Travel Planning with Lindsay Tailor Lauer

Building a Successful Travel Enterprise: Lessons from Lindsay Taylor-Lauer of Travel Leaders 365

Episode Overview

Episode Topic:
In this episode of TravelPreneur, we explore the transformative travel experiences, delving into the innovative strategies employed by Travel Leaders 365. Lindsay Taylor-Lauer, the director of Travel Leaders 365, takes us on a journey through their distinctive approach, showcasing how they curate personalised and enriching travel experiences for their clients. From unique destinations to tailored adventures, Travel Leaders 365 stands out in the art of crafting unforgettable journeys.

Lessons You’ll Learn:
Lindsay Taylor Lauer, Director of Business Development at Travel Leaders 365, shares valuable insights on how to break free from industry norms and redefine the role of a travel advisor. The discussion emphasizes the importance of immersive experiences, individualization in travel planning, and the integration of cutting-edge technology.

About Our Guest:
Lindsay Taylor Lauer is the Director of Business Development and Director of Luxury and Hosting for Travel Leaders 365. With a background in education and over 20 years of experience in the travel industry, Lindsay brings a unique perspective to the conversation. Her passion lies in transforming the artistry of luxury travel planning.

Topics Covered:
Lindsay Taylor Lauer, Director at Travel Leaders 365, brings a wealth of experience to the episode, emphasizing the company’s 35 years of expertise in crafting tailored and transformative travel experiences. Lindsay discusses the importance of individualization and immersive journeys, highlighting Travel Leaders 365’s familial approach that ensures a personalised and genuine service for clients. The episode touches on the company’s commitment to redefining the role of travel advisors through innovative technologies, aiming to enhance the overall client experience.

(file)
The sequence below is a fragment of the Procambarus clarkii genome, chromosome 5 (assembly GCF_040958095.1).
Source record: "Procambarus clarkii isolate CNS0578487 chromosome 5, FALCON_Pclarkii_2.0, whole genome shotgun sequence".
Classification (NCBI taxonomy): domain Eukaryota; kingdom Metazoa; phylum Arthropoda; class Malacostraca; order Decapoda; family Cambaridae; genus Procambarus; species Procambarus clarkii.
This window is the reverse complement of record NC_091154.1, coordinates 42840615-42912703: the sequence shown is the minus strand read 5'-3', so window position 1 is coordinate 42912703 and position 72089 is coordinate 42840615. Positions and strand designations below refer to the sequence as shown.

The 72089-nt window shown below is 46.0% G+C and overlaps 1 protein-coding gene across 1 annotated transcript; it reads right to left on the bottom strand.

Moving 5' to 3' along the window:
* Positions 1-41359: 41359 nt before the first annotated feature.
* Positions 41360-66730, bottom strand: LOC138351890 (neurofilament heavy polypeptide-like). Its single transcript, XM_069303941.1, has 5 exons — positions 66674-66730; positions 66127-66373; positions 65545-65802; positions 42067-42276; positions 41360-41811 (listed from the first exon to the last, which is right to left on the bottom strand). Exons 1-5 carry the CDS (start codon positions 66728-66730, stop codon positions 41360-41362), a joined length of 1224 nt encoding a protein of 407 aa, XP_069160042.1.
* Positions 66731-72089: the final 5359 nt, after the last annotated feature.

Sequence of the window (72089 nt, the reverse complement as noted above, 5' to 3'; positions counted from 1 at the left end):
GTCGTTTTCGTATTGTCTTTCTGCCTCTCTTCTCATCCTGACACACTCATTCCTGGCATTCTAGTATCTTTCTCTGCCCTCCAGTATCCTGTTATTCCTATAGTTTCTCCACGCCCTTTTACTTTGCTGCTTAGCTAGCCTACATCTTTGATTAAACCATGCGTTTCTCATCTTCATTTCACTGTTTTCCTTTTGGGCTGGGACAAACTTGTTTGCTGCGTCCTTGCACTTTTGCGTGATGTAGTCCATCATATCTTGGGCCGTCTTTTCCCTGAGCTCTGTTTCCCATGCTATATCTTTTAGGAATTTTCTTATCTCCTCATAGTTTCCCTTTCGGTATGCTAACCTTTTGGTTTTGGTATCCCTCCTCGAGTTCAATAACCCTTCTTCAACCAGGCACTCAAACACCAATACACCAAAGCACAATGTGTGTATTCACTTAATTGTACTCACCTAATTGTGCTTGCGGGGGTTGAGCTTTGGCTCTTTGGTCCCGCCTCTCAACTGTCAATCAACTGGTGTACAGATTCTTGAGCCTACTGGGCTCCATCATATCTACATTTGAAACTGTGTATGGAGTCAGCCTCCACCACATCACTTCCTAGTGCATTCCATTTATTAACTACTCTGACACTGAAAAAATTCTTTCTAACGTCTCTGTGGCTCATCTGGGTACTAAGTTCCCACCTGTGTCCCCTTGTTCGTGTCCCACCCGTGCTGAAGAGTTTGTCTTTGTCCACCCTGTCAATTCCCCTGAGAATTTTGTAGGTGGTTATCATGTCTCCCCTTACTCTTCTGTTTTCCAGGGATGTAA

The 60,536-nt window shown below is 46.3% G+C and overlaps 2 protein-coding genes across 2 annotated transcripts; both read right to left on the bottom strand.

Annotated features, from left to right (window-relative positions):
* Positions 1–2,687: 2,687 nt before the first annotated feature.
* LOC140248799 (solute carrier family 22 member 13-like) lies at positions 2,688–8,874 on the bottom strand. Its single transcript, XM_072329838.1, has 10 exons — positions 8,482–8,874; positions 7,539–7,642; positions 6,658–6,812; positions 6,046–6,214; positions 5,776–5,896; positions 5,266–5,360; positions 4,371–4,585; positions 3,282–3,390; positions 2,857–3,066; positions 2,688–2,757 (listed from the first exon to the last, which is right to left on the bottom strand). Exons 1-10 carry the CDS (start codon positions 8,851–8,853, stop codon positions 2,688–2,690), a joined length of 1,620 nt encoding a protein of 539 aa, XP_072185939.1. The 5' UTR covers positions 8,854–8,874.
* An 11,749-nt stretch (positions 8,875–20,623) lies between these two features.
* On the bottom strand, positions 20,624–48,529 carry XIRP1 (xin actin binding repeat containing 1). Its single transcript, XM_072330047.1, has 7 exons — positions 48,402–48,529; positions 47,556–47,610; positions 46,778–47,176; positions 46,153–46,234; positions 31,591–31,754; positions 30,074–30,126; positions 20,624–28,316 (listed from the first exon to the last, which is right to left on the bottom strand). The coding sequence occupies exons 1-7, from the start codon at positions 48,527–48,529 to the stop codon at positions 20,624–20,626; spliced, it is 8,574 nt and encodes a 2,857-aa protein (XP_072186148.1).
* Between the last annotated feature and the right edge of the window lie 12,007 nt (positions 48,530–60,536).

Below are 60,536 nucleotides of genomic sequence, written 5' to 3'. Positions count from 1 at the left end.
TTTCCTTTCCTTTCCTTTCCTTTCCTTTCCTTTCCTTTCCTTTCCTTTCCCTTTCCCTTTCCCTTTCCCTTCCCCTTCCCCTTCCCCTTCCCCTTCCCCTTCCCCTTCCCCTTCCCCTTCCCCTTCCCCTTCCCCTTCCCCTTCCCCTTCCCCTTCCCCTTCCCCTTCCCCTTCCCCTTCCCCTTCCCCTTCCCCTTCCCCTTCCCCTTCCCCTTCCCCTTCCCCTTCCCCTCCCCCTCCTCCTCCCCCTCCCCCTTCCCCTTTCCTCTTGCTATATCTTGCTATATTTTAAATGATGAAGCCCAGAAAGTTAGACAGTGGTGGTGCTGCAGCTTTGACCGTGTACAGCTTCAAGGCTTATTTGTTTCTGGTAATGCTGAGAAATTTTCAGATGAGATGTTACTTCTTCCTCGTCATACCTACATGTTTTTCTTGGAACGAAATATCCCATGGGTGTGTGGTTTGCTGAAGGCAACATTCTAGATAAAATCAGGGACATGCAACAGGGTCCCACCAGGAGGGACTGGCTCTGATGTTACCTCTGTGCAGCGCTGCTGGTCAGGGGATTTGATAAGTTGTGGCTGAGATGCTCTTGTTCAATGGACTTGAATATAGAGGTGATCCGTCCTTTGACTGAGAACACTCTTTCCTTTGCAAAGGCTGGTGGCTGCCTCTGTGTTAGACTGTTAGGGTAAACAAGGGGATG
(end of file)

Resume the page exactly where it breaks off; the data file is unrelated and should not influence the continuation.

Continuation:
Our Guest: Lindsay Taylor Lauer: A Visionary Leader Transforming Luxury Travel at Travel Leaders 365

Lindsay Taylor Lauer holds the dual roles of Director of Business Development and Director of Luxury and Hosting for Travel Leaders 365, showcasing her multifaceted expertise within the organization. With a background rooted in education, Lindsay brings a distinctive perspective to the conversation, leveraging her knowledge to shape innovative approaches in the travel industry. Accumulating over two decades of experience, she stands as a seasoned professional with a wealth of insights and understanding in the dynamic realm of travel.

Drawing from her extensive background, Lindsay’s passion shines through in her commitment to transforming the artistry of luxury travel planning. Her unique blend of educational insights and practical experience positions her as a driving force in curating unparalleled travel journeys. Lindsay’s dedication to delivering exceptional experiences resonates in her roles, where she actively contributes to the growth and development of Travel Leaders 365.

In her dual capacity, Lindsay’s enthusiasm for the intricacies of luxury travel planning is evident. Whether spearheading business development strategies or overseeing the nuances of luxury and hosting, Lindsay Taylor Lauer’s impact is felt throughout Travel Leaders 365, marking her as a pivotal figure in the pursuit of excellence within the travel industry.